The Senate report doesn’t mince words about PPIP. It also clearly establishes that PPIP is not likely to have much impact. The section on PPIP starts on page 127. In the spirit of American history it could be nicknamed Geithner’s Folly. The only thing wrong with that metaphor is that Secretary Seward’s purchase of Alaska turned out to be a dramatic success for the US while Secretary Geithner’s PPIP stands no chance of a positive outcome.

Let’s sum this up. Big losses are going to be reported on CRE. Banks have another round of pain ahead of them. The stress test on the 19 large institutions only runs through 2010. It is clear that the nation has not reach a stabilized level with its commercial real estate. It is likely that another round of painful adjustments lies ahead.

We conclude that the falling price level in CRE is a deflationary force in America and will continue to be so for several more years. Debt tied to it is in trouble. Banks will take more losses and bank capital will be tested again. This impact on banks can only be determined on a case-by-case issue.

Meanwhile, this is another reason why the Federal Reserve will continue its very low interest-rate policy for an “extended period.” We believe that means all of this year and most if not all of next year. Our forecast is that the short-term interest rate in the US will be between zero and 1 percent during that period. Add to that the conditions in the rest of the world, and one can make that projection of low interest rates for nearly all of the major economies. Exit strategies may eventually come, but not for an “extended period.”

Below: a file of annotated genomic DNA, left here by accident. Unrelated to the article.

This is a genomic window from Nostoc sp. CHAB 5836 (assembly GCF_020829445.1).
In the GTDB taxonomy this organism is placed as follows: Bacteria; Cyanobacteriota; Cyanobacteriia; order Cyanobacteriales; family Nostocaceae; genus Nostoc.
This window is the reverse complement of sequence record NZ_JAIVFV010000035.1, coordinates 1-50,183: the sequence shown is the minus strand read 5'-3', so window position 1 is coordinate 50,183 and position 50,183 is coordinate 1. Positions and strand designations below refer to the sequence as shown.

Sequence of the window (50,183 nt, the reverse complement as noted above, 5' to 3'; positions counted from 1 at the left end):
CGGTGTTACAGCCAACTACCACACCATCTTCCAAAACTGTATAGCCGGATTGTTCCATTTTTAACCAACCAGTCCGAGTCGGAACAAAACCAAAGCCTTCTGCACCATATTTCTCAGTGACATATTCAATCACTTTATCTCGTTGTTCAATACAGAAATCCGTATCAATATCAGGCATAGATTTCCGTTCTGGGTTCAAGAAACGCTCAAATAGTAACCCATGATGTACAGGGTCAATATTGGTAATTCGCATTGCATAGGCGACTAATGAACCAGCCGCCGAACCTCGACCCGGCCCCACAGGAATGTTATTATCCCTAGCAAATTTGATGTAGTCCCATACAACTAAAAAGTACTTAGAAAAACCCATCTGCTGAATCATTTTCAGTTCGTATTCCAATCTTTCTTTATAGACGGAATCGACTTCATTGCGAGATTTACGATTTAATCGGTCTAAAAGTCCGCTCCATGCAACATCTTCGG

We look forward to seeing some readers at the Philly Fed conference on March 3. See www.interdependence.org for details. Also, we are scheduled to discuss our market outlook on CNBC’s Power Lunch on Monday, March 1 shortly after the noontime opening. Good weekend wishes to all from the Cumberland Advisors’ Sarasota office.

David R. Kotok, Chairman and Chief Investment Officer

Category: Real Estate, Think Tank

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2 Responses to “Commercial Real Estate: More Trouble Ahead”

  1. nickgogerty says:

    here is a snappy powerpoint with some graphs and other excerpts from the excellent report. http://www.gogerty.com/?p=846

    there are handy graphic cut outs from the PDF and quotes from the report available for quick perusal. Its very ugly and the small banks are seriously exposed.

  2. rallip3 says:

    The big advantage of CRE over residential is that it is naturally cash-flow positive. So if a bank gets to own it, with current low financing costs it is paid to wait for the upturn. Provided that a unit does not ‘die’ because there are just too many visible vacancies and maintenance becomes poor, an upturn will come particularly if there is an inflation.

    If the foreclosed mortgage is part of a securitised vehicle then things are less pretty because the vehicle won’t have the manpower to look after it nor do they have access to the Fed’s liquidity window. I do expect a massive transfer of wealth from the holders of lower securitized tranches in favor of real estate pros who get to buy the distressed CRE off these securitized vehicles. Smart bankers will find a way to share part of that upside.